Neptune’s Newest Moon

Astronomers have spotted a tiny object circling Neptune. This find, designated S/2004 N 1, brings the planet's moon count to 14.

Spacecraft and powerful ground-based telescopes have swollen the census of moons known to be orbiting the outer planets. However, perhaps owing to its great distance, Neptune has been missing from astronomers' "new moon" proclamations for a decade.

Hubble view of moon S/2004 N 1
This composite of Hubble Space Telescope images taken in August 2009 shows the location of a newly discovered moon, designated S/2004 N 1, orbiting the giant planet Neptune.
NASA / ESA / M. Showalter (SETI Inst.)
That's changed with the announcement that a tiny, previously unseen moonlet has been found. A team of observers led by Mark Showalter (SETI Institute) recorded it repeatedly in Hubble Space Telescope images of Neptune taken between 2004 and 2009. But the little body sat unnoticed for years, owing to its tiny size and rapid motion around the planet. "This moon never sits still long enough to have its picture taken," Showalter says.

He chanced upon it on July 1st, while researching the planet's faint rings and ring arcs. "I was working with some older images from 2009 that I thought I was finished with," Showalter explains. The arcs circle Neptune quickly, in just hours, so to make them stand out, he'd offset each image in the Hubble sequence to account for the orbital motion. "Oh, I should look farther out," he thought, and when he did (again adjusting for orbital motion), a "fairly obvious dot" turned up.

Neptune's inner moons & rings
This illustration shows the approximate location of S/2004 N 1, a tiny new moon of Neptune discovered in Hubble Space Telescope images, with respect to Neptune's rings and other nearby moons.
Don Davis / The New Solar System
Showalter quickly found the moonlet in several other sets of Hubble images taken in 2004 and 2005. He also checked images from Voyager 2, which flew past Neptune in 1989, but it's not there. In fact, with an estimated magnitude of 26.5, S/2004 N 1 barely registered in the individual HST images. If its surface is dark, like those of other nearby satellites, then the new find has a diameter of no more than 10 to 12 miles (16 to 20 km) — the smallest of Neptune's 14 known moons.

Ironically, these images have been in the public domain for years. "Anyone could have discovered this," Showalter admits.

According CBET 3586, issued earlier today by the IAU's Central Bureau for Astronomical Telegrams, S/2004 N 1 appears to be traveling in a near-circular orbit very close to Neptune's equatorial plane. Based on its positions recorded during the past 5 years, the object must circle the planet every 22h 28.1m and therefore must average 65,420 miles (105,283 km) from Neptune's center. That puts it between the small inner moons Larissa and Proteus.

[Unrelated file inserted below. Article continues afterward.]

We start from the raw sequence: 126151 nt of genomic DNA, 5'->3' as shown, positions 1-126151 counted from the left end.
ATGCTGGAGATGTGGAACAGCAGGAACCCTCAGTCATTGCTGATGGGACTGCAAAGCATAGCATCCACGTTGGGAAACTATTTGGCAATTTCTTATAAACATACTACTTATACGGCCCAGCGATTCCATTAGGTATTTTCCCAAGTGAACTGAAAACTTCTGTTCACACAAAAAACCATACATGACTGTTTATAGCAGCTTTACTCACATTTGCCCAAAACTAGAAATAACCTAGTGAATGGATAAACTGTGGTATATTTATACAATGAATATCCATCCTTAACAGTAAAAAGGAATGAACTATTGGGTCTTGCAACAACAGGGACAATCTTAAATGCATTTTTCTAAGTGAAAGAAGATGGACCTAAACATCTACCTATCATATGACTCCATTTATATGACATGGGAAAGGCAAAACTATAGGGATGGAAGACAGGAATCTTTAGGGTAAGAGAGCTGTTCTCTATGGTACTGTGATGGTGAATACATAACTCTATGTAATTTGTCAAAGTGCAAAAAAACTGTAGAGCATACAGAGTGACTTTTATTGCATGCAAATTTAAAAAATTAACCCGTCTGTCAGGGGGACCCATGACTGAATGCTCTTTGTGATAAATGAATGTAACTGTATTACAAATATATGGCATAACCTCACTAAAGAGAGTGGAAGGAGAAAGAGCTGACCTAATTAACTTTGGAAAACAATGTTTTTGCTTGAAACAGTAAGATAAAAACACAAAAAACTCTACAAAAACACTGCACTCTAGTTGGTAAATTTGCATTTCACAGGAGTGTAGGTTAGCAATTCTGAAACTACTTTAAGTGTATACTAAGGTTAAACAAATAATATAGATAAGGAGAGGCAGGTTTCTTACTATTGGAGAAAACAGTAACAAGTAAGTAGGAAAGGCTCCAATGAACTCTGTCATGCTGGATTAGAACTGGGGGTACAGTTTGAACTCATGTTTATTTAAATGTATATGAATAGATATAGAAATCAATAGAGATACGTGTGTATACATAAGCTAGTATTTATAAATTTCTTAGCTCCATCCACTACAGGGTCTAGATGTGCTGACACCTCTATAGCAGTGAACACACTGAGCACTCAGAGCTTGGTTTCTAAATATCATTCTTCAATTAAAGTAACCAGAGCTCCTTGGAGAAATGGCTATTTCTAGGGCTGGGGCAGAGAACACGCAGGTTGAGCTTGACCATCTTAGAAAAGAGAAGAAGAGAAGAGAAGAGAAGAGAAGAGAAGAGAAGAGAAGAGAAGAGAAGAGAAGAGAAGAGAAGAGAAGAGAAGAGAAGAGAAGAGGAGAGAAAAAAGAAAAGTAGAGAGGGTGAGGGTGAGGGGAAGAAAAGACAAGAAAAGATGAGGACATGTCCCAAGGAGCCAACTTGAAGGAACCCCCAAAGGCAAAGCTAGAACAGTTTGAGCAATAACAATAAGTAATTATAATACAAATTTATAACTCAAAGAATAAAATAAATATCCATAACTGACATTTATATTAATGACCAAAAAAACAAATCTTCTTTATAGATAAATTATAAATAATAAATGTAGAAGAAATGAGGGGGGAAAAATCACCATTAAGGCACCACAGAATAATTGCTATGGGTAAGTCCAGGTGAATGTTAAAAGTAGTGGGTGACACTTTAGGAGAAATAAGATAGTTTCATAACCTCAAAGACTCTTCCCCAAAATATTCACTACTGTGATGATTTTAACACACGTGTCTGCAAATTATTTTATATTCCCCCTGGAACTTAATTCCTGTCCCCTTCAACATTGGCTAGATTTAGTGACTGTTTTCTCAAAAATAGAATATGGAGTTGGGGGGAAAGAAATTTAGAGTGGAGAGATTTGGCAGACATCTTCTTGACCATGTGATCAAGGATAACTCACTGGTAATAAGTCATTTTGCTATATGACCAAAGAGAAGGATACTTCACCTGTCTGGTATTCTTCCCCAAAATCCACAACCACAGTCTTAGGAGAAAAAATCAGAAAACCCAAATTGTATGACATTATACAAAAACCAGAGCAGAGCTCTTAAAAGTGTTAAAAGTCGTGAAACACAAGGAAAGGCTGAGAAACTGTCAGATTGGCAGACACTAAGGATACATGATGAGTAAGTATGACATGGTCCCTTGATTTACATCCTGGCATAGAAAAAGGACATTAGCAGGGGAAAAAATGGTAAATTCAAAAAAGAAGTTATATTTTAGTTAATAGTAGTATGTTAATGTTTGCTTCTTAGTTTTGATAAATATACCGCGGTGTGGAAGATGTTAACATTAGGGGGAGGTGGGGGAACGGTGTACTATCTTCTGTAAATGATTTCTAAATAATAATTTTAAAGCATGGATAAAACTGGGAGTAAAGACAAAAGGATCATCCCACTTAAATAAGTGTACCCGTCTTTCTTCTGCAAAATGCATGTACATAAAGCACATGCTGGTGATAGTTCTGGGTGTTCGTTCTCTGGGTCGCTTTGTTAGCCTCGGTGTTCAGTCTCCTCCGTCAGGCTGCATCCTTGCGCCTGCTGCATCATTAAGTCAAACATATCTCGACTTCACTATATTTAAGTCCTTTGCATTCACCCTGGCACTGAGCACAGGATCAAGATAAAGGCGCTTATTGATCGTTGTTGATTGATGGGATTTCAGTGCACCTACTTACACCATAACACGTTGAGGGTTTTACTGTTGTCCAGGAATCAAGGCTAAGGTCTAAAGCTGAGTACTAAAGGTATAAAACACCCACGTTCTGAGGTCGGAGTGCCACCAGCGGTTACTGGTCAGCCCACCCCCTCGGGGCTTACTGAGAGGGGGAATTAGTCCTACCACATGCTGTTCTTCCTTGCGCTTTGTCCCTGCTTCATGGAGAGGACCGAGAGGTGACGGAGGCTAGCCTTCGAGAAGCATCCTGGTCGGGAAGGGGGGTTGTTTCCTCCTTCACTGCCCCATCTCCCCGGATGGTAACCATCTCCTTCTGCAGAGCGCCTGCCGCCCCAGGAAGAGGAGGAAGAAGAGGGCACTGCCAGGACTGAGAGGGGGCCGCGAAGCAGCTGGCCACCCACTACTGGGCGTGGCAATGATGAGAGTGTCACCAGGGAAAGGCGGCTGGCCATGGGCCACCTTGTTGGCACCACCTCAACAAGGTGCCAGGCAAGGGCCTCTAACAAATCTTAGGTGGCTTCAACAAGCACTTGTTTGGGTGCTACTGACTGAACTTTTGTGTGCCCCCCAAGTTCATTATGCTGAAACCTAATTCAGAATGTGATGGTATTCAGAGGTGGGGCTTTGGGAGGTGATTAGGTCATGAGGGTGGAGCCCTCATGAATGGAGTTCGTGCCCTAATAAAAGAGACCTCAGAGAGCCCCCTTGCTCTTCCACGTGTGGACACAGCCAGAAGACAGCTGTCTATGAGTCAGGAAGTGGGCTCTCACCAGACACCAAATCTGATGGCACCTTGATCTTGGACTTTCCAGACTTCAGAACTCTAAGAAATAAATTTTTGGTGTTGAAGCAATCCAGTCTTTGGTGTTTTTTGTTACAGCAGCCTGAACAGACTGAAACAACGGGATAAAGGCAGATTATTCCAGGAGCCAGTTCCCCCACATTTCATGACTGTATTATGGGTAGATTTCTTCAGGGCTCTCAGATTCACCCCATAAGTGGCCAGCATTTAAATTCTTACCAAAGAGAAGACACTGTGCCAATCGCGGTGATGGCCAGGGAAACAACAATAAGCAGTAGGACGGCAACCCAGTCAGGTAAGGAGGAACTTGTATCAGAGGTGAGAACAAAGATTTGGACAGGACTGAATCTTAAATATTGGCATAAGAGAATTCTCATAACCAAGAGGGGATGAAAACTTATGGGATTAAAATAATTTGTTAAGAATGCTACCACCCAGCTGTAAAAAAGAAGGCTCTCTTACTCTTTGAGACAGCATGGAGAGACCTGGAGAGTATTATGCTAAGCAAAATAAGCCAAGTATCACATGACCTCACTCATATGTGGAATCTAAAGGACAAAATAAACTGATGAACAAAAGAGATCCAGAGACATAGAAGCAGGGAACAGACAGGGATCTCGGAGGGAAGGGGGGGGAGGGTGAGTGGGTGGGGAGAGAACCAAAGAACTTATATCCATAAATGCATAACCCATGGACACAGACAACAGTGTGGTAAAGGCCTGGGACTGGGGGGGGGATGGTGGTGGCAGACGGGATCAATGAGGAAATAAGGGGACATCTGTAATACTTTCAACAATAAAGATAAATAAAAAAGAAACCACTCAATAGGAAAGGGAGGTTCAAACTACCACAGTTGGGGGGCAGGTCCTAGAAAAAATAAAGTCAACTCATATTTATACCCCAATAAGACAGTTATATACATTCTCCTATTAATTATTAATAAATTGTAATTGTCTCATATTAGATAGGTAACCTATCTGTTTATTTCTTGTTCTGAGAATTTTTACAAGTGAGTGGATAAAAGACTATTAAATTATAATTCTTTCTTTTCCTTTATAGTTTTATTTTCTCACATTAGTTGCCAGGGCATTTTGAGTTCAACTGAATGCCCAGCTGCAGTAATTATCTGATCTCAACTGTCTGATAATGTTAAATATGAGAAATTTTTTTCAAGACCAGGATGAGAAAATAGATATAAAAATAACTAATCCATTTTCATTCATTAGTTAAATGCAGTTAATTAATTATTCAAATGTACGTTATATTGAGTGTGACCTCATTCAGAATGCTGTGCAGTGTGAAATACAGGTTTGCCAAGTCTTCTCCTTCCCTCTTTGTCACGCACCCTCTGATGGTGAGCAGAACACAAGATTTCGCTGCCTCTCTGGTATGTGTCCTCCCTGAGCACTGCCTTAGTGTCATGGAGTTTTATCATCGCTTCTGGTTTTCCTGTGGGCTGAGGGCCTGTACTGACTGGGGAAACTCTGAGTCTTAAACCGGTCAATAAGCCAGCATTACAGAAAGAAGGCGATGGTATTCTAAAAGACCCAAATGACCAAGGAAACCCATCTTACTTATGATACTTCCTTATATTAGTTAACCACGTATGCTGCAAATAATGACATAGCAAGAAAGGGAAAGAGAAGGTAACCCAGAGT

The known census of planetary moons now stands at 181 (if you count those of dwarf planets Pluto, Eris, and Haumea). To see how the new discovery fits in among its Neptunian neighbors, see Sky & Telescope's online guide to planetary satellites.

5 thoughts on “Neptune’s Newest Moon

  1. J Bagwell Jr

    I just checked the orbital period of Neptune’s outermost moon. It is about 9,740 days if I remember the number correctly. Divide that into the orbit period (year) of Neptune and it is almost exactly 6. A harmonic relationship?

  2. Anthony Barreiro

    16 to 20 km diameter is pretty darn small! Is there a formal rule regarding how big a rock needs to be to be considered a moon? And what if the object is a chunk of ice that could sublimate away, or a loosely bound rubble pile? What are the defining characteristics of a moon, especially it’s minimum size?

  3. Bruce

    Indeed Anthony, as I stated in a comment on the story introducing Pluto’s newly found moons Kerberos and Styx, the number of moons in our system has gotten way out of control. But if your dismissive of a 16km moon, you should check out S&T’s “online guide to planetary satellites” linked to at the very end of Kelly’s article. Mars’ moon Deimos is only 12km, while Jupiter and Saturn each have scores of moonle, err, “dwarf moons” that are in the single digit class. Saturn’s innermost orbiter is a teeny tiny 0.3km! Should we name all the chunks of rubble in the rings next? With the next generation of mega scopes the number of detectable moons may grow to astronomical proportions. It’s totally unaceptible! :)

  4. Peter WilsonPeter

    According to my reference, Neptune’s outermost moon (S/2002 N4) is about 48 million km from Neptune, a little less than Mercury’s from the sun. A haromonic relationship is easy to picture, like the Bohr atom with six waves completing the circuit. “Harmonic” is reminiscent of Pythagorean “music of the spheres,” however, so “resonance” is the preferred term today.

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